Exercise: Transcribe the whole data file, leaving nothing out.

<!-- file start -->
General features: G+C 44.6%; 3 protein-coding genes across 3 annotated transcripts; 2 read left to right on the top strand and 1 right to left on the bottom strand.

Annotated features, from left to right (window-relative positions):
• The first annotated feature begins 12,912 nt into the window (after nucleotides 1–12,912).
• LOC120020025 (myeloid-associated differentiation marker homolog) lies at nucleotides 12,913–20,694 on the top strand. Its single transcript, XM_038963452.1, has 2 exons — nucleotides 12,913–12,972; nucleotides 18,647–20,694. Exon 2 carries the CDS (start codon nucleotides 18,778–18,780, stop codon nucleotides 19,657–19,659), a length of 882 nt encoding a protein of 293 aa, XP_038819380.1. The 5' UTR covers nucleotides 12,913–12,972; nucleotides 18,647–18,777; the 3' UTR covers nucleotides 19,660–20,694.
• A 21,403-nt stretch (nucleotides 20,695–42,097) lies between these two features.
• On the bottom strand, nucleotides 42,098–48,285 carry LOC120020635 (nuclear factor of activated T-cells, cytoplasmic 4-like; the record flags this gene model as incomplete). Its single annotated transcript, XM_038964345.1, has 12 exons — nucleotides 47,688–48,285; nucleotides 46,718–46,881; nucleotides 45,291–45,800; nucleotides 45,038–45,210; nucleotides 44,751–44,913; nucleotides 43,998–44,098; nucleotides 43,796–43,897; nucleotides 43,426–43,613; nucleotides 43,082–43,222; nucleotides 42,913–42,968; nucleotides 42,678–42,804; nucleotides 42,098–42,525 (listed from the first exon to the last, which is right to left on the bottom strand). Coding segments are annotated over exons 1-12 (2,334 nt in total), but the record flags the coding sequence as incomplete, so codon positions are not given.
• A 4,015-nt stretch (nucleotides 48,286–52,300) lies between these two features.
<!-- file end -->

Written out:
General features: G+C 44.6%; 3 protein-coding genes across 3 annotated transcripts; 2 read left to right on the top strand and 1 right to left on the bottom strand.

Annotated features, from left to right (window-relative positions):
• The first annotated feature begins 12,912 nt into the window (after nucleotides 1–12,912).
• LOC120020025 (myeloid-associated differentiation marker homolog) lies at nucleotides 12,913–20,694 on the top strand. Its single transcript, XM_038963452.1, has 2 exons — nucleotides 12,913–12,972; nucleotides 18,647–20,694. Exon 2 carries the CDS (start codon nucleotides 18,778–18,780, stop codon nucleotides 19,657–19,659), a length of 882 nt encoding a protein of 293 aa, XP_038819380.1. The 5' UTR covers nucleotides 12,913–12,972; nucleotides 18,647–18,777; the 3' UTR covers nucleotides 19,660–20,694.
• A 21,403-nt stretch (nucleotides 20,695–42,097) lies between these two features.
• On the bottom strand, nucleotides 42,098–48,285 carry LOC120020635 (nuclear factor of activated T-cells, cytoplasmic 4-like; the record flags this gene model as incomplete). Its single annotated transcript, XM_038964345.1, has 12 exons — nucleotides 47,688–48,285; nucleotides 46,718–46,881; nucleotides 45,291–45,800; nucleotides 45,038–45,210; nucleotides 44,751–44,913; nucleotides 43,998–44,098; nucleotides 43,796–43,897; nucleotides 43,426–43,613; nucleotides 43,082–43,222; nucleotides 42,913–42,968; nucleotides 42,678–42,804; nucleotides 42,098–42,525 (listed from the first exon to the last, which is right to left on the bottom strand). Coding segments are annotated over exons 1-12 (2,334 nt in total), but the record flags the coding sequence as incomplete, so codon positions are not given.
• A 4,015-nt stretch (nucleotides 48,286–52,300) lies between these two features.